In an article entitled "No gun-control debate over Trayvon," Politico reports: "Despite an arrest this week in the shooting death of Trayvon Martin, new gun-control measures aren't even being debated in Washington." The article goes on to comment that "a federal debate" over the Kill at Will statute that may prevent the successful prosecution of Martin's killer, George Zimmerman, "is strangely lacking since there is no federal equivalent of the state laws."
Politico portrays this as evidence of the power of the gun lobby and weakness of the gun violence prevention community. But there is a good reason why no federal legislation to override such state statutes hasn't been produced, and thus why there is no "federal debate" -- such a statute would almost certainly be unconstitutional.
Thanks to the efforts of the National Rifle Association, laws similar to Florida's statute have been passed in dozens of states. Why have they focused on states rather than pushing for federal legislation? Because such self-defense laws are fundamentally part of the state criminal code, acting on the circumstances in which homicides, assaults, and manslaughters can be prosecuted.
In United States v. Lopez, the Supreme Court overturned a federal statute banning possession of firearms at public schools, finding that failure to do so would "convert congressional Commerce Clause authority to a general police power of the sort held only by the State." In their brief to the Supreme Court on the constitutionality of the Affordable Care Act, the Obama administration acknowledged that "States historically have been sovereign" in issues of "general criminal law." An attempt to overturn state self-defense laws would almost certainly run afoul of the same problem.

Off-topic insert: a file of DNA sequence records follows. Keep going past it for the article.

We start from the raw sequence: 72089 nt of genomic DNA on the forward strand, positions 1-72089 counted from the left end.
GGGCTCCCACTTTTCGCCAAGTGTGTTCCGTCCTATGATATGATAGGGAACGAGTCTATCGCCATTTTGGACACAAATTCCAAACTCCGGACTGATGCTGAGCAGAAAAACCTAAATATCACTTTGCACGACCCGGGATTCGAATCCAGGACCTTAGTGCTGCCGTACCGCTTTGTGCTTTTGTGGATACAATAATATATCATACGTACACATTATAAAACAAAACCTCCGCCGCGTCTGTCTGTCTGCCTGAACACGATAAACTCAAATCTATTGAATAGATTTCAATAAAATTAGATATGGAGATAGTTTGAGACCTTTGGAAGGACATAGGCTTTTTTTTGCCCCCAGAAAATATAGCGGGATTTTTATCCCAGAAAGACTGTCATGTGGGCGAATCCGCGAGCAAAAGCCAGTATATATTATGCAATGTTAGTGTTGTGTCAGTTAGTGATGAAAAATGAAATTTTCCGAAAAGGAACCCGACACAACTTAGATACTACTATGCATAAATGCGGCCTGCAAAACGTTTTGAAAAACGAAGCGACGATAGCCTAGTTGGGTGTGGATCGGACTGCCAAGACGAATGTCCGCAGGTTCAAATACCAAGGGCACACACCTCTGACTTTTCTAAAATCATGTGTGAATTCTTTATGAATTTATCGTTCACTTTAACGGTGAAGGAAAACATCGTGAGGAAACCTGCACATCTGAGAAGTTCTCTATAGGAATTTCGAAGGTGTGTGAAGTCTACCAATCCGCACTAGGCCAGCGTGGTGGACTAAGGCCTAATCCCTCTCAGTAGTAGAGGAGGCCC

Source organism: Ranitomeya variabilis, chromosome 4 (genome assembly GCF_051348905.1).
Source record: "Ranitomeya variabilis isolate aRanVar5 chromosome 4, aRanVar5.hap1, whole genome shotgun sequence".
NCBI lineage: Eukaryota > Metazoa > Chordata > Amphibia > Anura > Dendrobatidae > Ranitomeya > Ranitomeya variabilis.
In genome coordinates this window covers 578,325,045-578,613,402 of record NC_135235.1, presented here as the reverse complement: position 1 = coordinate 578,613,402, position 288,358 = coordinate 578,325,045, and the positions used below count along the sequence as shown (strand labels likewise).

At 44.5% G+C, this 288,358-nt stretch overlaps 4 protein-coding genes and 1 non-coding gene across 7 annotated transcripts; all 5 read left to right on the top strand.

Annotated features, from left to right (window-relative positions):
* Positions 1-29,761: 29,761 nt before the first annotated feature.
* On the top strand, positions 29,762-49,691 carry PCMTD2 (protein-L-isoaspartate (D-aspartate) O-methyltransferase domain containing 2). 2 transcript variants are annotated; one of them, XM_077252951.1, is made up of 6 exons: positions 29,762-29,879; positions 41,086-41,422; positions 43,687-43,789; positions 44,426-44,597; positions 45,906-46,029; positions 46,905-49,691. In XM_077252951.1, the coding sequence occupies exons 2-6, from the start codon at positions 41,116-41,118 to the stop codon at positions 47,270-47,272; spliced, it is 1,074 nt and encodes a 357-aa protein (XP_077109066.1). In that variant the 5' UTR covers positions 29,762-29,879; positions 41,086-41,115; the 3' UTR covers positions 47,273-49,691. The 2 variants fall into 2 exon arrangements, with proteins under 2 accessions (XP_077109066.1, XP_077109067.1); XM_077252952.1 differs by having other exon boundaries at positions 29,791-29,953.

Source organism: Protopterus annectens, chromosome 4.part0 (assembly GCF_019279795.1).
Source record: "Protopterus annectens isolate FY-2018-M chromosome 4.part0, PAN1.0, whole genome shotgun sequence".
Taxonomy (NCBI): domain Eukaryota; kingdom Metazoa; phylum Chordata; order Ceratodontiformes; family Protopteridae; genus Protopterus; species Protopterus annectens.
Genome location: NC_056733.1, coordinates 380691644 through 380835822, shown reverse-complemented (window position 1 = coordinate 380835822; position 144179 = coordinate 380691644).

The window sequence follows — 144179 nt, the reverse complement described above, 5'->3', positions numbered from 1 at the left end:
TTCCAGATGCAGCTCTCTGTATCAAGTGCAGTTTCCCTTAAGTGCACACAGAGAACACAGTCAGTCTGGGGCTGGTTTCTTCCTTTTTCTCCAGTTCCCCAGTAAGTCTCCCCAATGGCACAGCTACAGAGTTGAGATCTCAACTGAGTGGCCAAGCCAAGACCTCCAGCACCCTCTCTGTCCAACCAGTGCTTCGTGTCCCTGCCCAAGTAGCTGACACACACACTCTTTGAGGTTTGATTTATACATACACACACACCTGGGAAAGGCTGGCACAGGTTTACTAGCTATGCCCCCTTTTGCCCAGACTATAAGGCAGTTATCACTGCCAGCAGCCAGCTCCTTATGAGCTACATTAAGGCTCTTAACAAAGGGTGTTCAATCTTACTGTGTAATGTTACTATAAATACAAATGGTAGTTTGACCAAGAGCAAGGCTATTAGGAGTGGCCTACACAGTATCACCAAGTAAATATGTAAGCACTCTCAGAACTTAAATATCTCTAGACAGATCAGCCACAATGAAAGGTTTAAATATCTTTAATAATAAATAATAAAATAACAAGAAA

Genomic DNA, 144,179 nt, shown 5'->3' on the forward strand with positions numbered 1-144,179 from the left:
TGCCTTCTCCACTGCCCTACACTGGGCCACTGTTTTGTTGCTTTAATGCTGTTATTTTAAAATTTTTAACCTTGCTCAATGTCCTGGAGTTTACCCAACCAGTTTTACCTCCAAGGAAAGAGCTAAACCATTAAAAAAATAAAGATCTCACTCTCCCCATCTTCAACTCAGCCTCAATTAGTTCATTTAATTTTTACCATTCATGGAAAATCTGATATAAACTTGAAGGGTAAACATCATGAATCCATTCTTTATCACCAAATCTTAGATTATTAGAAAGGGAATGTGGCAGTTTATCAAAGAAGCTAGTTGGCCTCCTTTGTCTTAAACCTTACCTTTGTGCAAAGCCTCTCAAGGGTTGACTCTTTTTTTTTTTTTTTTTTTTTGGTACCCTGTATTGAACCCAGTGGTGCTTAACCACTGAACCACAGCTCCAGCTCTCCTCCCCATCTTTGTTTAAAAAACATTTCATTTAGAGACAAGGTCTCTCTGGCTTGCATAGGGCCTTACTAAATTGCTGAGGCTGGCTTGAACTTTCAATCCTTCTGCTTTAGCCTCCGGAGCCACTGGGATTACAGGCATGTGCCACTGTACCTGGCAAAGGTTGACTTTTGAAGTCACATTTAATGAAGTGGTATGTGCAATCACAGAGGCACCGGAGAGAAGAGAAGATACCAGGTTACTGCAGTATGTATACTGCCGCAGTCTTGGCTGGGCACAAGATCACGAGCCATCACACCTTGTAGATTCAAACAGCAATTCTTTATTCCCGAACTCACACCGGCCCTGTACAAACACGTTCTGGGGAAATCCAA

Meanwhile, Politico ignores how Martin's killing has led to a debate over such laws at the state level, where such activities are properly focused. As BloombergBusinessweek reported last month, the NRA is facing "mounting challenges" in its effort to promote such laws across the country: "Legislation in New York and Iowa stalled in committees as lawmakers in Georgia, Texas and other states said they would try to repeal laws already on the books."
Those efforts will receive a boost from a broad coalition of civil rights groups calling for such repeals. On Wednesday New York Mayor Michael Bloomberg launched a national campaign to overturn the state statutes, joining the NAACP, National Urban League, ColorOfChange and National Action Network to promote a "Second Chance on Shoot First." The group will encourage "politicians who originally supported these reckless laws to examine the facts, listen to law enforcement and prosecutors, and join other elected officials in reforming or repealing these laws."
While Martin's killing won't result in a federal repeal of state Kill at Will laws, it may impact the NRA's push to pass a federal mandate forcing each state to recognize the concealed carry permits of all the other states.
Gun violence prevention activists have pointed out that Zimmerman, despite having been arrested for an altercation with a police officer and having had a protective order entered against him for domestic violence, had been granted a concealed carry permit under Florida's lenient system. As Brady Campaign president Dan Gross has noted, "If these laws passed, George Zimmerman would be able to carry his loaded weapon into Times Square or the streets of Los Angeles. They would force the entire country to live by the laws that killed Trayvon Martin."